The 2021 Boston Marathon Won't Be Happening In April

Hundreds of runners pour through Kenmore Square at the 2016 Boston Marathon. (Jesse Costa/WBUR)
Hundreds of runners pour through Kenmore Square at the 2016 Boston Marathon. (Jesse Costa/WBUR)

Boston Marathon organizers said Wednesday that the 2021 race won't be run on Patriots Day because of the coronavirus pandemic, the second straight year that it has been moved from the April weekend that was its home for more than a century.

About six months before the scheduled April 19 date, the Boston Athletic Association said it was postponing next year's race until “at least the fall of 2021,” conceding that the state won't have sufficiently emerged from the pandemic to allow as many as 30,000 runners and a half-million fans to gather on the streets from Hopkinton to Copley Square in the spring.

"We are unable to host the Boston Marathon this coming April,” BAA CEO Tom Grilk said in a statement. “We are optimistic that the Boston Marathon will continue its tradition of celebrating the spirit of community and athletic excellence next fall."

Organizers said they hope to work with state and local officials to “determine if a fall 2021 date is feasible.” The BAA said it hopes to select a fall date by the end of the year.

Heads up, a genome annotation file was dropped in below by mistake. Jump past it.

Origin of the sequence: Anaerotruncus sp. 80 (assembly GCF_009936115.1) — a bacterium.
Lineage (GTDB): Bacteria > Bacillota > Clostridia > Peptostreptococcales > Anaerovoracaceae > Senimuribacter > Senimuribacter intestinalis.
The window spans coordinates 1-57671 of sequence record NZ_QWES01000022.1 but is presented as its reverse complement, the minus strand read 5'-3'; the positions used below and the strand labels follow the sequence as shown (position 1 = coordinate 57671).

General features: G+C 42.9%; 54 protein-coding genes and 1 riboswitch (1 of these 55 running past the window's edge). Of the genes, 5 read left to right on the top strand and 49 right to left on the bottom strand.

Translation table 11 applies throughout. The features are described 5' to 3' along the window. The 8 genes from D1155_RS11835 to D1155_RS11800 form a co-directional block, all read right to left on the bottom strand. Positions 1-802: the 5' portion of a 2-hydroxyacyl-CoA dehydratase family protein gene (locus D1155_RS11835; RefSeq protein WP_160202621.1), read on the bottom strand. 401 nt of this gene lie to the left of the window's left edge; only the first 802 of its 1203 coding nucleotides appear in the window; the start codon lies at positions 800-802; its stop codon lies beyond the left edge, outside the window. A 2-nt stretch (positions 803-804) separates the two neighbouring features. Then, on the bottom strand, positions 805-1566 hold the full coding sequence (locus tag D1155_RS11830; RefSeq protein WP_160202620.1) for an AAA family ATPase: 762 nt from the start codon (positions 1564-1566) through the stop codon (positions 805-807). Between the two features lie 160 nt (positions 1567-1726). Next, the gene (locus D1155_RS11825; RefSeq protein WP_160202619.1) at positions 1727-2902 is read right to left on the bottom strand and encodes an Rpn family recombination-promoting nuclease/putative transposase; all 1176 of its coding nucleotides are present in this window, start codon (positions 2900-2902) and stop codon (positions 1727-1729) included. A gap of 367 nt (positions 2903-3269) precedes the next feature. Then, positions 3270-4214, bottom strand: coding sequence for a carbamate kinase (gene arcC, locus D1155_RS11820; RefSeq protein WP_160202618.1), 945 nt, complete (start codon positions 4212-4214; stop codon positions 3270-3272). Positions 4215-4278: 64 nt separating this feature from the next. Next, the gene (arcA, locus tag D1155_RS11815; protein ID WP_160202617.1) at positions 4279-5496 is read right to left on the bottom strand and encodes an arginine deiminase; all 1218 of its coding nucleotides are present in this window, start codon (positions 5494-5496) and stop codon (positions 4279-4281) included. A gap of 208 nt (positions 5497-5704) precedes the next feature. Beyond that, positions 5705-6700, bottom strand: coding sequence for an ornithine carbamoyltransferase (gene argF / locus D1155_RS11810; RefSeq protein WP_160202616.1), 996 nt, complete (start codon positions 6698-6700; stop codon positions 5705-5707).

The 2020 Boston Marathon was originally postponed from April to September, but it was canceled outright two months later — the first time since 1897 that there was no in-person Boston Marathon of any sort.

A total of 15,972 people ran a “virtual” race this year, completing the 26.2-mile distance on their own over a 10-day period. In 1918, the format was modified to a relay due to World War I; the 2013 race was stopped when two bombs exploded at the finish line, several hours after the winners had finished but while many recreational runners were still on the course.

“There is a pretty rich history of accommodation and addressing reality," Grilk said at the time. “This is this year’s reality.”

Massachusetts' reopening plan doesn't allow road races until Phase 4, which would require the widespread availability of a vaccine or treatment.



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